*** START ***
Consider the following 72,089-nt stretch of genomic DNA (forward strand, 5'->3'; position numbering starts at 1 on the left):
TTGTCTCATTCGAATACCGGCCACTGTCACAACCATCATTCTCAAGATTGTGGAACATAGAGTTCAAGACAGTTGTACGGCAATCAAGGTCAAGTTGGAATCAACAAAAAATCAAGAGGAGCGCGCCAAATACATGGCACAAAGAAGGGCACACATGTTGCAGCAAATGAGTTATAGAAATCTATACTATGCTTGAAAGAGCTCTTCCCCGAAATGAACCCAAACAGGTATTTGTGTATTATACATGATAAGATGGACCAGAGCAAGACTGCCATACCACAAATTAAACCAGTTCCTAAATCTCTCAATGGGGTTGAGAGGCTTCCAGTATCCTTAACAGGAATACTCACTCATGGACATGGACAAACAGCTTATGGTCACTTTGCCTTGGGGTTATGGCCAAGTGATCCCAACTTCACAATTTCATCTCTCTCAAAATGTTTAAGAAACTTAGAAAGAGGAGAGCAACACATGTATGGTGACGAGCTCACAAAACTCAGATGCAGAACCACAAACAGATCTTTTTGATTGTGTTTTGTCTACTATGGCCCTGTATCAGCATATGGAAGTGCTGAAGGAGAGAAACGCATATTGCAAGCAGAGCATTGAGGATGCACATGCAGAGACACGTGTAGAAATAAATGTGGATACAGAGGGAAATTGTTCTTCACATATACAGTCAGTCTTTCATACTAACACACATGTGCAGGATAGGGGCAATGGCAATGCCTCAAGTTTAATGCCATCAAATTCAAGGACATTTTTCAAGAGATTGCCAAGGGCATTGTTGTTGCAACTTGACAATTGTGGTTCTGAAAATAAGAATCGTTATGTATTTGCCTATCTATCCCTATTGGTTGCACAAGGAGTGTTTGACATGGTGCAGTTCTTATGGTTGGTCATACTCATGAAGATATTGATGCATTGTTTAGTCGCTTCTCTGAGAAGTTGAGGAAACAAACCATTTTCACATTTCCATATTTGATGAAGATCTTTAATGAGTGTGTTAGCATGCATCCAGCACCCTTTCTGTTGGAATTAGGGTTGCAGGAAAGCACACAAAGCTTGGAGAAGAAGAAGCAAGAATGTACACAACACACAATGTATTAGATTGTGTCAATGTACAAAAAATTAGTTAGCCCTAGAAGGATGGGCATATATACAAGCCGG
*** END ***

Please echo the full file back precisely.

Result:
Consider the following 72,089-nt stretch of genomic DNA (forward strand, 5'->3'; position numbering starts at 1 on the left):
TTGTCTCATTCGAATACCGGCCACTGTCACAACCATCATTCTCAAGATTGTGGAACATAGAGTTCAAGACAGTTGTACGGCAATCAAGGTCAAGTTGGAATCAACAAAAAATCAAGAGGAGCGCGCCAAATACATGGCACAAAGAAGGGCACACATGTTGCAGCAAATGAGTTATAGAAATCTATACTATGCTTGAAAGAGCTCTTCCCCGAAATGAACCCAAACAGGTATTTGTGTATTATACATGATAAGATGGACCAGAGCAAGACTGCCATACCACAAATTAAACCAGTTCCTAAATCTCTCAATGGGGTTGAGAGGCTTCCAGTATCCTTAACAGGAATACTCACTCATGGACATGGACAAACAGCTTATGGTCACTTTGCCTTGGGGTTATGGCCAAGTGATCCCAACTTCACAATTTCATCTCTCTCAAAATGTTTAAGAAACTTAGAAAGAGGAGAGCAACACATGTATGGTGACGAGCTCACAAAACTCAGATGCAGAACCACAAACAGATCTTTTTGATTGTGTTTTGTCTACTATGGCCCTGTATCAGCATATGGAAGTGCTGAAGGAGAGAAACGCATATTGCAAGCAGAGCATTGAGGATGCACATGCAGAGACACGTGTAGAAATAAATGTGGATACAGAGGGAAATTGTTCTTCACATATACAGTCAGTCTTTCATACTAACACACATGTGCAGGATAGGGGCAATGGCAATGCCTCAAGTTTAATGCCATCAAATTCAAGGACATTTTTCAAGAGATTGCCAAGGGCATTGTTGTTGCAACTTGACAATTGTGGTTCTGAAAATAAGAATCGTTATGTATTTGCCTATCTATCCCTATTGGTTGCACAAGGAGTGTTTGACATGGTGCAGTTCTTATGGTTGGTCATACTCATGAAGATATTGATGCATTGTTTAGTCGCTTCTCTGAGAAGTTGAGGAAACAAACCATTTTCACATTTCCATATTTGATGAAGATCTTTAATGAGTGTGTTAGCATGCATCCAGCACCCTTTCTGTTGGAATTAGGGTTGCAGGAAAGCACACAAAGCTTGGAGAAGAAGAAGCAAGAATGTACACAACACACAATGTATTAGATTGTGTCAATGTACAAAAAATTAGTTAGCCCTAGAAGGATGGGCATATATACAAGCCGG